A new report by the International Energy Agency points to the booming success and bright future of wind and solar power as the driving forces behind a renewable energy revolution. Big polluters like China, India, Mexico and the U.S. are leading the worldwide retreat from fossil fuels by shifting toward greener policies and sustainable energy solutions. Advances in technology, increased competition and lower costs have also fueled a flourishing renewable energy sector.
“We are witnessing a transformation of global power markets led by renewables and, as is the case with other fields, the center of gravity for renewable growth is moving to emerging markets,” said Dr. Fatih Birol, the IEA’s executive director.
The report is brimming with exciting statistics:
- Renewables are the leading source of global energy, surpassing coal in 2015.
- Half a million solar panels were installed every day in 2015.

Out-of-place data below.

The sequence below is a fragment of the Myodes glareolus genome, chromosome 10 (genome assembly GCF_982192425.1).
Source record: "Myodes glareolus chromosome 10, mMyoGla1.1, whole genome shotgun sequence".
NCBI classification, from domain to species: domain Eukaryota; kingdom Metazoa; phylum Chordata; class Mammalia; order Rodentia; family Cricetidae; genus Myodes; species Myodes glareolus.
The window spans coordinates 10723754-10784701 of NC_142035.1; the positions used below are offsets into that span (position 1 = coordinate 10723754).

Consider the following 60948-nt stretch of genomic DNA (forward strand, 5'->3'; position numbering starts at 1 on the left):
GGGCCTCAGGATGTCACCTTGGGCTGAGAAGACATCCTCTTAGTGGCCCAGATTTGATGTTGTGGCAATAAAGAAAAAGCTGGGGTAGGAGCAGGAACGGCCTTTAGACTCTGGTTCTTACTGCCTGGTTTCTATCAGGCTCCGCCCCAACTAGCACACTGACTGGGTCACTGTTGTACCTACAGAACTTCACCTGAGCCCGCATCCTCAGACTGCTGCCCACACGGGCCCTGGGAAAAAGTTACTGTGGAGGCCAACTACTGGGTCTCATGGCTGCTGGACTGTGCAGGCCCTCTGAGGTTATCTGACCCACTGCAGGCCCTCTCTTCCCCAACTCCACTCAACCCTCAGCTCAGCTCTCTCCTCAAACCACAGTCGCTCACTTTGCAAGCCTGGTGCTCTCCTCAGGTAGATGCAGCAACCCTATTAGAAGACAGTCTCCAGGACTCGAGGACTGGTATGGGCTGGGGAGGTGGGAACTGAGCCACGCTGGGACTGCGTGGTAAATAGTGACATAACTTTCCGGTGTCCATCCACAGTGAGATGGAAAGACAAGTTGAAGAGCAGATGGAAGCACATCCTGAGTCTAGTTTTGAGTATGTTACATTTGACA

- In China, two wind turbines were installed every hour in 2015.
- China accounted for about half of all wind-power additions and 40 percent of all renewable energy growth.
- Renewables accounted for more than half of new power capacity around the world in 2015.
- Renewables are expected to remain the fastest-growing source of energy over the next 5 years, with their market share rising to 28 percent by 2021.
- Solar PV costs are expected to drop 25 percent in the next 5 years.
- Onshore wind costs are expected to drop 15 percent in the next 5 years.
While the report paints a rosy future for renewables, Dr. Birol makes sure to point out that growth is still only a fraction of what it could be.
“I am pleased to see that last year was one of records for renewables and that our projections for growth over the next five years are more optimistic,” said Dr. Birol. “However, even these higher expectations remain modest compared with the huge untapped potential of renewables. The IEA will be working with governments around the world to maximize the deployment of renewables in coming years.”
The IEA has been accused of being pessimistic in its assessment of renewable energy growth in the past, making the effusive optimism in their report even more exciting, and leaving little doubt that we’re in the midst of a renewable energy revolution.